So, where does that leave us? What can we do to reduce the impact of an acidic diet? For one, reduce the serving sizes of the acidic foods, while increasing the amount of greens and other alkaline veggies during a meal. Think of it as a deck of cards (the acidic food serving size) surrounded by a forest of greens. This markedly reduces the total number of calories consumed, while reducing the acid impact. Eating organic foods (especially animal foods) helps, because it reduces the toxins present while increasing the nutritional content and alkaline balance. Learning about what foods are highly acidic or alkaline can help one balance the diet better.

Yet, to make it easy, here are a few highly alkaline foods that – if used liberally at breakfast, lunch and dinner – would go a long way towards improving the diet. It is as easy as sprinkling a bunch of black pepper on everything. Consider adding paprika, parsley and horseradish as well, or squeeze lemon or lime juice on fish, salads, or in your beverage. Add onions to everything. Munch on pumpkin seeds, or add them to the salad. Use sea salt (Celtic, French or Himalayan preferred) rather than regular table salt. Substitute sweet potatoes for white potatoes. Use Apple cider vinegar rather than Balsamic vinegar. Choose miso soup with seaweed. Drink ginger tea, or add crushed ginger to your morning eggs and other foods. If you like radishes, eat them like candy. If you want something sweet, eat unsweetened pineapple, mango, cantaloupe, tangerines, mandarin oranges, kiwi and assorted berries. Let watermelon or vegetable juice be your summer thirst quencher. Quell a hunger with celery smeared with nut butter. Smear half of an avocado on toast, rather than margarine. Add asparagus, winter squash and chestnuts to round out the list of extreme alkaline foods.

Along with green leafy vegetables (especially collard or mustard greens, endive and kale), the foods mentioned above can make a major difference in the balance of things, and protect the bones, joints, muscles, heart, brain, liver and kidneys. Alkaline bodies are also much more resistant to infection and cancer.

As diets go, these are not boring foods by any means. Indeed, there is a great variety to choose from, and hundreds of simple recipes to play with. In addition, many other healthy and tasty foods are alkaline forming, though not with the same impact as the foods listed above. There are also alkaline mineral supplements, such as the citrates of potassium, magnesium and calcium, which can have profound effects on health and well-being.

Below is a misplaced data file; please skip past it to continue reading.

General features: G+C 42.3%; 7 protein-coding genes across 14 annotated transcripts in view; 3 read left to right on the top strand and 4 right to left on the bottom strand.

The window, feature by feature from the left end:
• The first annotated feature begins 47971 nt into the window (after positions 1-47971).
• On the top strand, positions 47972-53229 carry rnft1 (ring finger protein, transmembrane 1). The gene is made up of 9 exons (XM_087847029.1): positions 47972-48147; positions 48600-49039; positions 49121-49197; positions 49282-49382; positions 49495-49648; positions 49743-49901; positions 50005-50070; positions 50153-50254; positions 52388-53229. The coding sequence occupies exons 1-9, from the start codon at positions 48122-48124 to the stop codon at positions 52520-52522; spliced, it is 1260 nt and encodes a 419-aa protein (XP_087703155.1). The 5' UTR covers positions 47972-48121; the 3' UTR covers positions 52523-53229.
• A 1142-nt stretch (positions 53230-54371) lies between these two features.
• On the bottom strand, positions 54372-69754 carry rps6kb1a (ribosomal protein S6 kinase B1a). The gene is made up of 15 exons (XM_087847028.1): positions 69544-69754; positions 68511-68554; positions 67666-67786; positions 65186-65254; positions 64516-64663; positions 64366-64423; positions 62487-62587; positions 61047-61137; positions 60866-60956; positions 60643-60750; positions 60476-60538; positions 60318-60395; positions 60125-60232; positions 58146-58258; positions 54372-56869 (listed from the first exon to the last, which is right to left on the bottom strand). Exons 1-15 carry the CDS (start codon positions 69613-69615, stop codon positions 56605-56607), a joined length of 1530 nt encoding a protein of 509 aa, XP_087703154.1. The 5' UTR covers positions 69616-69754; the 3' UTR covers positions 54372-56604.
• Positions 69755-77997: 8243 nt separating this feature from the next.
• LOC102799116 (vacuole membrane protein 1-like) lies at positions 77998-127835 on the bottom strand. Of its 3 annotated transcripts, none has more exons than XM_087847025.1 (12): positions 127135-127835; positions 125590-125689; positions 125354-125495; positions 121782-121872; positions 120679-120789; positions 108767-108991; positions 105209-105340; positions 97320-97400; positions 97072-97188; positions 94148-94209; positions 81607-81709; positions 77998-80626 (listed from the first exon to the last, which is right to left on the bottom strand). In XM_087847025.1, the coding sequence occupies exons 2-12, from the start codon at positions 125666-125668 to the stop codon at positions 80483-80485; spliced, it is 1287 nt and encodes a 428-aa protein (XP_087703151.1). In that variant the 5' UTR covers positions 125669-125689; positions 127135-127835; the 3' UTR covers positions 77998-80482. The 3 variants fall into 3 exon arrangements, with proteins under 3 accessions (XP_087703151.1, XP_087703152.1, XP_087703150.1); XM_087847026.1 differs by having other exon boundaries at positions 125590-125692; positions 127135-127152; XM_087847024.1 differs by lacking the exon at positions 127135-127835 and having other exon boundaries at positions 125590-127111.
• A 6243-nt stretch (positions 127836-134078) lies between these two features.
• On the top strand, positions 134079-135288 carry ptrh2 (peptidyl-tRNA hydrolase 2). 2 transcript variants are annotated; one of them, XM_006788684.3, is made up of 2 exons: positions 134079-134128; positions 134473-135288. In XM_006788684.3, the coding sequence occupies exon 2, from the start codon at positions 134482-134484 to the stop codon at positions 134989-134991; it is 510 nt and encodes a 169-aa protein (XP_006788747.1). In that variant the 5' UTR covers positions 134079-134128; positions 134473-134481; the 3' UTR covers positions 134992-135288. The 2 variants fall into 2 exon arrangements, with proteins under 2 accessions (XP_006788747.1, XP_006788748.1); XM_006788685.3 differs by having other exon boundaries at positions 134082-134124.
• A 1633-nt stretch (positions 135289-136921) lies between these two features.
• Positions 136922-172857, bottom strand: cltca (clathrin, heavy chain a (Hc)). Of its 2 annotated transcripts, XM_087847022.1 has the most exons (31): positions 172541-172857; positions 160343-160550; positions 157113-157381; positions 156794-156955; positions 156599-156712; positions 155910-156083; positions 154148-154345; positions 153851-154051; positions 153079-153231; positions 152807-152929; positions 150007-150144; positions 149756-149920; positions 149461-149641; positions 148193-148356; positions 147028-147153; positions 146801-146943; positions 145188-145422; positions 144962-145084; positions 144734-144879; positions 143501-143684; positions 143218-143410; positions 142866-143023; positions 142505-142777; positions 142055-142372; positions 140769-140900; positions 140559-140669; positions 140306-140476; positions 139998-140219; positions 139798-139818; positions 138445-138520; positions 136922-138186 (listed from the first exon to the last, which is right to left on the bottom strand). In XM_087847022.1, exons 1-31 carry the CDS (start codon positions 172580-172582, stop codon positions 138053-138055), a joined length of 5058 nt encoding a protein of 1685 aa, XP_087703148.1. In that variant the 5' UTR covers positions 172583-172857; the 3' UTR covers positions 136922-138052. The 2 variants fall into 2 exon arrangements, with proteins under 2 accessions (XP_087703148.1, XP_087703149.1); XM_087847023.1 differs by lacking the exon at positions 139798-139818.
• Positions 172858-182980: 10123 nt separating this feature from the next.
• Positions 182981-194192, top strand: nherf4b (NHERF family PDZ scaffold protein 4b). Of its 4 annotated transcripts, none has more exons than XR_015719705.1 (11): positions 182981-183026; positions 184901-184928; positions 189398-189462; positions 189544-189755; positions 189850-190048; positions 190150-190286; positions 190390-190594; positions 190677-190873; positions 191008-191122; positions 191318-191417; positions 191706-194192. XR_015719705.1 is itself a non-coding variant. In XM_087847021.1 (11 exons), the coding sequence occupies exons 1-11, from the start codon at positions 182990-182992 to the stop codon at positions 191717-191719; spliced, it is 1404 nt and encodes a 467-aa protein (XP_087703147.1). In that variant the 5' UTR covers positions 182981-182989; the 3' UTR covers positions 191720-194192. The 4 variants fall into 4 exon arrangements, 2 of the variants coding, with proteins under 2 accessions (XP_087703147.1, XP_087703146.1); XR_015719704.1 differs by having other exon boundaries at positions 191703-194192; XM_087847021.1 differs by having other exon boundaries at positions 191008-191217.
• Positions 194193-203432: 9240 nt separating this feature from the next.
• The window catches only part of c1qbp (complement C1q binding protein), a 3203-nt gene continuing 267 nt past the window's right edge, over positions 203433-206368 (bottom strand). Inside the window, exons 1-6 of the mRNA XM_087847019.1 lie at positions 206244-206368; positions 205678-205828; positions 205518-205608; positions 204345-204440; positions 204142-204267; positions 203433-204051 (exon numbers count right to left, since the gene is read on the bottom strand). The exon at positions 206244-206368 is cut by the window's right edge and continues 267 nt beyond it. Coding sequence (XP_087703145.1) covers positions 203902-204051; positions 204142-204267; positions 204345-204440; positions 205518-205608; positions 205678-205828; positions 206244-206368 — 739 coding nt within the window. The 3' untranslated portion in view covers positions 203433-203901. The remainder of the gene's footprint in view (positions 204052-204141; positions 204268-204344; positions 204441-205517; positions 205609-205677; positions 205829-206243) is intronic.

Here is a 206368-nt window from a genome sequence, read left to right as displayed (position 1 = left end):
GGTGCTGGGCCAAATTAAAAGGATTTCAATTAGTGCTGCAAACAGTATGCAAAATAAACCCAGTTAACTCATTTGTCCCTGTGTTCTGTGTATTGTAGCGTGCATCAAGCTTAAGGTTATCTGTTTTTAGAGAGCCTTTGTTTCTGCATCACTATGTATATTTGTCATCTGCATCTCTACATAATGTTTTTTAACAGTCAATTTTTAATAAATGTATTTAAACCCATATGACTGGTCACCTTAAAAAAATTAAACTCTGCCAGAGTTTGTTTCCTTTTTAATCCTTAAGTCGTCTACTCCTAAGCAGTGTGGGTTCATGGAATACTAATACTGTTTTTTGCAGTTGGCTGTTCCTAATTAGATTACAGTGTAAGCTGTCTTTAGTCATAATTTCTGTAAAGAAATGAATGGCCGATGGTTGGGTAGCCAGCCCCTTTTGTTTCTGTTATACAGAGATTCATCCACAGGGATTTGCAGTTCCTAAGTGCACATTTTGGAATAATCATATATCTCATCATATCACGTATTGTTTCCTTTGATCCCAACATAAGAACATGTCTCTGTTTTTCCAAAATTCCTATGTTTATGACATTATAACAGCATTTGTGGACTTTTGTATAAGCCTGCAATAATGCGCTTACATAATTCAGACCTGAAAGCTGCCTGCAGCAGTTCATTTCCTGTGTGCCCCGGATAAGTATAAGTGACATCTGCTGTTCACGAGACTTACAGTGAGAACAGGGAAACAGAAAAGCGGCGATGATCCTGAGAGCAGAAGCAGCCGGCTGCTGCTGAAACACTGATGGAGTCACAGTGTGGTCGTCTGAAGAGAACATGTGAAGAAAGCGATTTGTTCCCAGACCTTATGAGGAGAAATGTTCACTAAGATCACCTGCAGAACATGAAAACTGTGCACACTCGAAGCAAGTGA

Who knows? You may enjoy these foods and the health benefits so much you will wean off the refined grains, sodas and toxic meats – the easy way…one alkaline food at a time.

Sources:

http://www.diseaseproof.com/…/die…

http://news.bbc.co.uk/2/hi/uk_news/…

http://www.naturalnews.com/023478.html

Former FDA Commissioner Dr. David Kessler: “The End of Overeating” Rodale Books, 2009.
Susan E. Brown & Larry Trivieri, Jr., “The Acid-Alkaline Food Guide” SquareOne Publishers, 2006.

http://www.naturalnews.com/Report_a…

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High Glycemic Foods Damage Arteries

Lisa Says: Here is a New Study of data published in the Journal of the American College of Cardiology. “For the first time, scientists have documented how eating these foods can directly damage artery walls and cause cardiac problems,” reports NaturalNews.com in this article below. Those ’stuck’ on white bread/white sugar tend to [...]

Lisa Says: Here is a New Study of data published in the Journal of the American College of Cardiology. “For the first time, scientists have documented how eating these foods can directly damage artery walls and cause cardiac problems,” reports NaturalNews.com in this article below. Those ’stuck’ on white bread/white sugar tend to not believe you can transition to whole grains – I certainly used to think that. But if you start gradually with “white” wheat, then ‘light wheat’, etc., it really does work. If I can convert teenage boys, ANYBODY can do it.